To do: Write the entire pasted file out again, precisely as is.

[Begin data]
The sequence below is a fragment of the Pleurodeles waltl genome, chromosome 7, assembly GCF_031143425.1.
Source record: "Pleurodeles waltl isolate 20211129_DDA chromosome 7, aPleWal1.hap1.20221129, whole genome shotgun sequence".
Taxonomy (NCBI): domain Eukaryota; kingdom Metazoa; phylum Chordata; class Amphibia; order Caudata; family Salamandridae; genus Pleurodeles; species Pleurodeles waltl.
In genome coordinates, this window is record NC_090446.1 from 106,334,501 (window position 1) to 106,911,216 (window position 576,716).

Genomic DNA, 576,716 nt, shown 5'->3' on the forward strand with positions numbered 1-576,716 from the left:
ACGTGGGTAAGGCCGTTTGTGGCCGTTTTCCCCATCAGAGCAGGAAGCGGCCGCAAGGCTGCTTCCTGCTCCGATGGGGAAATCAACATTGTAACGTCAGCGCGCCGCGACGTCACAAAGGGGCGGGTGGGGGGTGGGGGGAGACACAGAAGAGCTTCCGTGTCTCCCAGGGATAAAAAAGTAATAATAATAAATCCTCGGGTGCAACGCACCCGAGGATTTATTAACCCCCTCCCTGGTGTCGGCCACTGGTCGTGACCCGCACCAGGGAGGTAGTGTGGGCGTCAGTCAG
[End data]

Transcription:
The sequence below is a fragment of the Pleurodeles waltl genome, chromosome 7, assembly GCF_031143425.1.
Source record: "Pleurodeles waltl isolate 20211129_DDA chromosome 7, aPleWal1.hap1.20221129, whole genome shotgun sequence".
Taxonomy (NCBI): domain Eukaryota; kingdom Metazoa; phylum Chordata; class Amphibia; order Caudata; family Salamandridae; genus Pleurodeles; species Pleurodeles waltl.
In genome coordinates, this window is record NC_090446.1 from 106,334,501 (window position 1) to 106,911,216 (window position 576,716).

Genomic DNA, 576,716 nt, shown 5'->3' on the forward strand with positions numbered 1-576,716 from the left:
ACGTGGGTAAGGCCGTTTGTGGCCGTTTTCCCCATCAGAGCAGGAAGCGGCCGCAAGGCTGCTTCCTGCTCCGATGGGGAAATCAACATTGTAACGTCAGCGCGCCGCGACGTCACAAAGGGGCGGGTGGGGGGTGGGGGGAGACACAGAAGAGCTTCCGTGTCTCCCAGGGATAAAAAAGTAATAATAATAAATCCTCGGGTGCAACGCACCCGAGGATTTATTAACCCCCTCCCTGGTGTCGGCCACTGGTCGTGACCCGCACCAGGGAGGTAGTGTGGGCGTCAGTCAG